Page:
The competition, encouraging engineers and scientists to develop novel applications using Earth observation data from European satellites, including the recently launched Sentinel-1A, that would benefit European public, offers a prize pool worth €300,000 (£250,000) in cash, technical support, data packages and business incubation.
Participants can compete in eight challenges covering areas including environmental monitoring, transportation logistics, agriculture and forestry, civil security, cloud computing and mobile services, as well as the innovative use of high-resolution satellite imagery and radar data.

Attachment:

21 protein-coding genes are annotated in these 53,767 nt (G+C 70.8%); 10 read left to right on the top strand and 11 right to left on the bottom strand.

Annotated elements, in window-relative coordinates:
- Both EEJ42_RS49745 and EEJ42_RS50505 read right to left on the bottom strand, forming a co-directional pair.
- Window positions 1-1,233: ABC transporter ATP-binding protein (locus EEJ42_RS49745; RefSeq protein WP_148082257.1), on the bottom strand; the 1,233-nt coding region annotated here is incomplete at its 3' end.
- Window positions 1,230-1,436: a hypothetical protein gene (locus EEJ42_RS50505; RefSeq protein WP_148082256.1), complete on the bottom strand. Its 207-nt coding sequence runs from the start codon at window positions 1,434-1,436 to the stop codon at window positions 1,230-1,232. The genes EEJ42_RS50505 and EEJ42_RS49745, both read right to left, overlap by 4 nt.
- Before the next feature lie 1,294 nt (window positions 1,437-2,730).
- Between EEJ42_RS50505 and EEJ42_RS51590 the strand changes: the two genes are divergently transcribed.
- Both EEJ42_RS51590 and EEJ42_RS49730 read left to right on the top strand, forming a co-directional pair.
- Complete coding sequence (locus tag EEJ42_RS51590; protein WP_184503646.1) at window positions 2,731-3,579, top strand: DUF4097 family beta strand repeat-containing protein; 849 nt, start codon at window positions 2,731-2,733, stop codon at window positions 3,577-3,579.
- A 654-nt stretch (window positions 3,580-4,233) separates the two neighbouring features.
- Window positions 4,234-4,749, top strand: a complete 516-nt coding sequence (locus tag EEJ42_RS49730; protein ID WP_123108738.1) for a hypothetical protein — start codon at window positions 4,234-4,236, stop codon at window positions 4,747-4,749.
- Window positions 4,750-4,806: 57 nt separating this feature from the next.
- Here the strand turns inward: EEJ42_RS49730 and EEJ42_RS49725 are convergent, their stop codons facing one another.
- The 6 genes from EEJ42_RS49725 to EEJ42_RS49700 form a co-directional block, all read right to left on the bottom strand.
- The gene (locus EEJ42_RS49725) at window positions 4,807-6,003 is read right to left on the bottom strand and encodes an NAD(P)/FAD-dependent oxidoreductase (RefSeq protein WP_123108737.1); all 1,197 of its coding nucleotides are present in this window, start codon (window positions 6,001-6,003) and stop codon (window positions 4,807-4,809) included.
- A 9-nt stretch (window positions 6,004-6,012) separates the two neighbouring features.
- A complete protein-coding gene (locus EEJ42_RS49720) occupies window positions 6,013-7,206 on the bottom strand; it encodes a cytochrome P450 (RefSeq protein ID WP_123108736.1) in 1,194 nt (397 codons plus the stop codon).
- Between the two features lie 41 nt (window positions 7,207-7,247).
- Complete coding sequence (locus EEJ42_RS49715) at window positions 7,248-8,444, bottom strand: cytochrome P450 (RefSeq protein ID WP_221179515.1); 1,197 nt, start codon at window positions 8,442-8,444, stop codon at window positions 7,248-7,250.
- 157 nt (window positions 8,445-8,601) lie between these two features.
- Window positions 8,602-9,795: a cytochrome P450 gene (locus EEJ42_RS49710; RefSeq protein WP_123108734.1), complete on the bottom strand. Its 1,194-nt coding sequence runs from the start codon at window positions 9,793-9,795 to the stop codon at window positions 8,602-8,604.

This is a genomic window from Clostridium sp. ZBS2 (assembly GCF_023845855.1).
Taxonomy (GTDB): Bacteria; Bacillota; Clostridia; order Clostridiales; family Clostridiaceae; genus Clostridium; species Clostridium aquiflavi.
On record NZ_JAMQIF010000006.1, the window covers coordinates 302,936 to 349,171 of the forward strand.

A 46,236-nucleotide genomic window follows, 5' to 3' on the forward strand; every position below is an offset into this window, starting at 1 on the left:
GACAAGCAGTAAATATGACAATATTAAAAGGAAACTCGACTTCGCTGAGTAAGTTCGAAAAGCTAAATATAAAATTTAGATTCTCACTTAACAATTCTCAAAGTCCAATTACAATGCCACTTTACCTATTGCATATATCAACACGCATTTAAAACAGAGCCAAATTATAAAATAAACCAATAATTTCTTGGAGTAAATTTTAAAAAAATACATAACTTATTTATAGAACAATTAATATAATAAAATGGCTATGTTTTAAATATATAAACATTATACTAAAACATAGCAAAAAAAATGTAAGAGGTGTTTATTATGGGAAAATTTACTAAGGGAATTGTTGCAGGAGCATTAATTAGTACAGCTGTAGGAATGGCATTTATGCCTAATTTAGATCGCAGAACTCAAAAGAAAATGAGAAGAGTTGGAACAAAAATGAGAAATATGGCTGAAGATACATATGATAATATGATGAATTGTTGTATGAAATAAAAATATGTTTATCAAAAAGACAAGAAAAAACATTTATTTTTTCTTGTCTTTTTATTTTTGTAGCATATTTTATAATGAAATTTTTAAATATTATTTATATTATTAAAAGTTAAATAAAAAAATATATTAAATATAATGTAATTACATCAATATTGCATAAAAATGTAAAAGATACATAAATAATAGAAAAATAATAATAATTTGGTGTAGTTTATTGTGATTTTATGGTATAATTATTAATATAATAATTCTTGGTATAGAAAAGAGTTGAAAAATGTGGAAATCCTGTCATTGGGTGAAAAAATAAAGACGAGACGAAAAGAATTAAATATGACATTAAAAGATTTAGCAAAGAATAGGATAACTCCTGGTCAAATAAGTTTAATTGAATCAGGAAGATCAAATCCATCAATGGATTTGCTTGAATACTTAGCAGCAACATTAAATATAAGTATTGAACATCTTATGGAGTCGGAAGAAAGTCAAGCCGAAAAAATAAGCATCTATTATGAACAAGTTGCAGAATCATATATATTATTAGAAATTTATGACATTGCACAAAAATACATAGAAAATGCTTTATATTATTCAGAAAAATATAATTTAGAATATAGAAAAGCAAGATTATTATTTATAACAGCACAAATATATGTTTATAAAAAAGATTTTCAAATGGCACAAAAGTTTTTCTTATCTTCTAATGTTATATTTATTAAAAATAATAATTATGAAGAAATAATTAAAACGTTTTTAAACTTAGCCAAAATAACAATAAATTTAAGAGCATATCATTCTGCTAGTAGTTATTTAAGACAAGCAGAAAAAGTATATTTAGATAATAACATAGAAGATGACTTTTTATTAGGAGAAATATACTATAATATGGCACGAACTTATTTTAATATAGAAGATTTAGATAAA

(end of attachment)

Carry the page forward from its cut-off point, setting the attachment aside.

The winner of each challenge will be selected by a jury of research and industry experts. Along with the prizes in the challenge, the overall winner – the Copernicus Master 2014 – will receive €20,000 in cash and a satellite data package worth an additional €60,000.
Last year, Esa received 144 submissions from 23 European countries.
Submissions for all challenges will be accepted from 15 April to 13 July and, for the first time, the competition will open to teams from the whole world.
Apart from Esa, European Commission, the German Aerosapce Centre, Airbus and the European Space Imaging are supporting the project.